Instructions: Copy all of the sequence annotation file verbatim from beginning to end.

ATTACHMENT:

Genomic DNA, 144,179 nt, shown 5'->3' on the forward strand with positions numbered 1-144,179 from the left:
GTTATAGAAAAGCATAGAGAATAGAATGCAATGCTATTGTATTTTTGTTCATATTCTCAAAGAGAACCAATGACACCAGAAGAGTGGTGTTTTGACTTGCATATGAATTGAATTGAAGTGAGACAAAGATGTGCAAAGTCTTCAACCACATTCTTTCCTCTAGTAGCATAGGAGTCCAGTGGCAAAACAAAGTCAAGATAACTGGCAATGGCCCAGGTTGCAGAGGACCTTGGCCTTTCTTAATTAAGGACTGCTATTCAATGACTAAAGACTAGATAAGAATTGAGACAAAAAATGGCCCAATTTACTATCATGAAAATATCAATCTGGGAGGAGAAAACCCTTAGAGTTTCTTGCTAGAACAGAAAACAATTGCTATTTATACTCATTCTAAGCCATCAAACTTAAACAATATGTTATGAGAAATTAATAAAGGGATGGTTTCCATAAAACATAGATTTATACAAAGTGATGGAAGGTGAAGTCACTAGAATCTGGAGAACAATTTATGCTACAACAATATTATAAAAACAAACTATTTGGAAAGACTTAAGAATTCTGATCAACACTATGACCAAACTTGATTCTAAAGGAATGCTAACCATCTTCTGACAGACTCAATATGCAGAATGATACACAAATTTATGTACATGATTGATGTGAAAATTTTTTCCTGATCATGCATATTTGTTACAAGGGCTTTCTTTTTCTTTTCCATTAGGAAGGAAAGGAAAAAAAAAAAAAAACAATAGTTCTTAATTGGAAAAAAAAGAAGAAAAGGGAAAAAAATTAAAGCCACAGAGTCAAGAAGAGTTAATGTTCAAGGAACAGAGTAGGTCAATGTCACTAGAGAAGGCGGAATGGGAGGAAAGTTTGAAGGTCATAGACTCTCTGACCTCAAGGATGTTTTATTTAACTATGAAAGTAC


Genomic DNA, 144,179 nt, shown 5'->3' on the forward strand with positions numbered 1-144,179 from the left:
GTTATAGAAAAGCATAGAGAATAGAATGCAATGCTATTGTATTTTTGTTCATATTCTCAAAGAGAACCAATGACACCAGAAGAGTGGTGTTTTGACTTGCATATGAATTGAATTGAAGTGAGACAAAGATGTGCAAAGTCTTCAACCACATTCTTTCCTCTAGTAGCATAGGAGTCCAGTGGCAAAACAAAGTCAAGATAACTGGCAATGGCCCAGGTTGCAGAGGACCTTGGCCTTTCTTAATTAAGGACTGCTATTCAATGACTAAAGACTAGATAAGAATTGAGACAAAAAATGGCCCAATTTACTATCATGAAAATATCAATCTGGGAGGAGAAAACCCTTAGAGTTTCTTGCTAGAACAGAAAACAATTGCTATTTATACTCATTCTAAGCCATCAAACTTAAACAATATGTTATGAGAAATTAATAAAGGGATGGTTTCCATAAAACATAGATTTATACAAAGTGATGGAAGGTGAAGTCACTAGAATCTGGAGAACAATTTATGCTACAACAATATTATAAAAACAAACTATTTGGAAAGACTTAAGAATTCTGATCAACACTATGACCAAACTTGATTCTAAAGGAATGCTAACCATCTTCTGACAGACTCAATATGCAGAATGATACACAAATTTATGTACATGATTGATGTGAAAATTTTTTCCTGATCATGCATATTTGTTACAAGGGCTTTCTTTTTCTTTTCCATTAGGAAGGAAAGGAAAAAAAAAAAAAAACAATAGTTCTTAATTGGAAAAAAAAGAAGAAAAGGGAAAAAAATTAAAGCCACAGAGTCAAGAAGAGTTAATGTTCAAGGAACAGAGTAGGTCAATGTCACTAGAGAAGGCGGAATGGGAGGAAAGTTTGAAGGTCATAGACTCTCTGACCTCAAGGATGTTTTATTTAACTATGAAAGTAC